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Hydraulic geometry of a small tidal estuary

January 1, 1994

A tidal channel in a marsh bordering the Potomac River near Alexandria, Va., was mapped, and current-meter measurements of discharge were made at various locations and at various stages in the tidal cycle. These measurements allowed analysis of the change of width, depth, and velocity with discharge at various cross sections and along the length of the channel.

There is also presented a theoretical development of some, of these same relations based on hydraulic principles and on the assumption of a uniform distribution of energy and a minimum rate of work in the system as a whole.

The change of width, depth, and velocity with discharge downstream developed from the field data checked closely with the theoretically derived values.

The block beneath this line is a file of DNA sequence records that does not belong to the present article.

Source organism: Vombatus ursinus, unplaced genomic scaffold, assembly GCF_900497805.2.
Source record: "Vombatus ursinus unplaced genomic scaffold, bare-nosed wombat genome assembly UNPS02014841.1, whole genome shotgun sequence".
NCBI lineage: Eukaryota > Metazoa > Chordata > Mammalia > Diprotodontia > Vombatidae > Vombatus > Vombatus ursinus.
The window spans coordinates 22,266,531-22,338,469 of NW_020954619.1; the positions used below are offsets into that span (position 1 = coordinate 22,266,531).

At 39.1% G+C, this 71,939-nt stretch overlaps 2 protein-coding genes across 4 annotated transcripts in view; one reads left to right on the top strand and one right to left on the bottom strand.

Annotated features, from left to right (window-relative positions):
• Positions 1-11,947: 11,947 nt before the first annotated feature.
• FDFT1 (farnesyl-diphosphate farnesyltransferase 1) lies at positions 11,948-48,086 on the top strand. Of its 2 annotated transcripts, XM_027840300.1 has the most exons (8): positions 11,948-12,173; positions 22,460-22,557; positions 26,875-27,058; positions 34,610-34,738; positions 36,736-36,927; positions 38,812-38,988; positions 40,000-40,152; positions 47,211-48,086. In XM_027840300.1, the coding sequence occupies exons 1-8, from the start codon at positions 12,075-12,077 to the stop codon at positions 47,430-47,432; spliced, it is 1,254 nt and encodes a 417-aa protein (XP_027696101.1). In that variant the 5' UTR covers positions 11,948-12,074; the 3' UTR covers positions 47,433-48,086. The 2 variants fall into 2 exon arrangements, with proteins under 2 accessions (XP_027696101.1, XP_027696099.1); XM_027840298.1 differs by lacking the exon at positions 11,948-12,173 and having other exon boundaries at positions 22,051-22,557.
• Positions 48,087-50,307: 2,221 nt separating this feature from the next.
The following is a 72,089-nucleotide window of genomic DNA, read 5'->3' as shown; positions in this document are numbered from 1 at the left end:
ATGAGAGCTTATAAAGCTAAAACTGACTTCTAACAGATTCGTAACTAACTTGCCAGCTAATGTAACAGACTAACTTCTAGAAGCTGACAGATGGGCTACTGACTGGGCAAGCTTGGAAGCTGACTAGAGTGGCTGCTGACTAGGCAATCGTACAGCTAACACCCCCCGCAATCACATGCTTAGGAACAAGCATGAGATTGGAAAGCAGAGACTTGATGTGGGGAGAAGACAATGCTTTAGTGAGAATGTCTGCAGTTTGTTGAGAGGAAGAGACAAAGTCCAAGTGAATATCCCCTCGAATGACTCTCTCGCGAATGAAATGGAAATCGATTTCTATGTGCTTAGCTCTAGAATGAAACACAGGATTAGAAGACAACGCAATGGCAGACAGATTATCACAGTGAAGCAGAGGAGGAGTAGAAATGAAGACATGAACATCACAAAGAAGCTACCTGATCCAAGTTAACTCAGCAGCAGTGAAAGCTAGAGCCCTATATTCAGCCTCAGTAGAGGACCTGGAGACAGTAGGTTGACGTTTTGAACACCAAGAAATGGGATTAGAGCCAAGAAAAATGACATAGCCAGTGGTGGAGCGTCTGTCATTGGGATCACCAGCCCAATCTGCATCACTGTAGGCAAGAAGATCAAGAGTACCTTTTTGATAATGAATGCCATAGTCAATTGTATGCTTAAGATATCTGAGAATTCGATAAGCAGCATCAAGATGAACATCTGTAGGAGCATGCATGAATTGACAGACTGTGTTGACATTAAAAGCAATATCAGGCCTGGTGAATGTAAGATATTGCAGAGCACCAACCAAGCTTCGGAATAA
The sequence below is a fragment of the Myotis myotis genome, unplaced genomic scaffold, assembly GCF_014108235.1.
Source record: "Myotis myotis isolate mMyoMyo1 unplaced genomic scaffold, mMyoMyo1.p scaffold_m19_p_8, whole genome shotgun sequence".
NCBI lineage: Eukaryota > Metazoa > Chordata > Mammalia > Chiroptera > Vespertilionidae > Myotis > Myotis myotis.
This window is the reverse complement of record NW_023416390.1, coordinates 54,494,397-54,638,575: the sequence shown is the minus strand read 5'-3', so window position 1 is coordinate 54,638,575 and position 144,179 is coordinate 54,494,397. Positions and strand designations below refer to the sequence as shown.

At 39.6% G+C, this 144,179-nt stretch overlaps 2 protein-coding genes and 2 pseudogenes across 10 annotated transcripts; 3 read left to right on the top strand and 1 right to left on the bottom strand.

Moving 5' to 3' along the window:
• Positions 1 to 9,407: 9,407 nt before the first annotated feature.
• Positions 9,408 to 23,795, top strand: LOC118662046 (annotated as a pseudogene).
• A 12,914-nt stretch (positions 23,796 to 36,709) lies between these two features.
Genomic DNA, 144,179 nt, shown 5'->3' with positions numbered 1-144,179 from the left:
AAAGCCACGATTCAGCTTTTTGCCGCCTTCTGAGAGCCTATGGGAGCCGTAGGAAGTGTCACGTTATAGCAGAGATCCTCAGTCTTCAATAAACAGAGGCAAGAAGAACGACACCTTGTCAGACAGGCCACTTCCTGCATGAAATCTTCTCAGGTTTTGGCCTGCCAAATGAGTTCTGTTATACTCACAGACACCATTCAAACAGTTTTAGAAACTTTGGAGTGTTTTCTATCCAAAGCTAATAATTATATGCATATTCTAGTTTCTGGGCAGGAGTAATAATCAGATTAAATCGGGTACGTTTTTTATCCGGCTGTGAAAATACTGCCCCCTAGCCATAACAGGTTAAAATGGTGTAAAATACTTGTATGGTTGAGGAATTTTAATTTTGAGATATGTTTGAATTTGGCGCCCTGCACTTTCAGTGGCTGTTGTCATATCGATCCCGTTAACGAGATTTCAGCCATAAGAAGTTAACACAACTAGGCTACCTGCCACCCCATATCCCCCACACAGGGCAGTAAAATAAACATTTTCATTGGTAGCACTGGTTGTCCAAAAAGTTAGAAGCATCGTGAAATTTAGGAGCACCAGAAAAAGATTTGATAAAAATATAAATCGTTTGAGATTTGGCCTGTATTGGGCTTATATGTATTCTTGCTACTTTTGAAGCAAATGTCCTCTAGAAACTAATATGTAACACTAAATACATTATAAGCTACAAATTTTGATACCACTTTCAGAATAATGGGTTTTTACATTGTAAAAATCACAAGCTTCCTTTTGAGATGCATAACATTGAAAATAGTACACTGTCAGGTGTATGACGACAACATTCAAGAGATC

The estuarine channel differs from a terrestrial one in that discharge at any section in an estuary varies depending on how the flow shaped the entire length of the channel between the point in question and the main body of tidal water. The result is that a tidal channel changes more rapidly in width and less rapidly in depth as discharge changes downstream than does a terrestrial channel.

Citation Information

Publication Year 1963
Title Hydraulic geometry of a small tidal estuary
DOI 10.3133/pp422B
Authors Robert M. Myrick, Luna Bergere Leopold
Publication Type Report
Publication Subtype USGS Numbered Series
Series Title Professional Paper
Series Number 422
Index ID pp422B
Record Source USGS Publications Warehouse
USGS Organization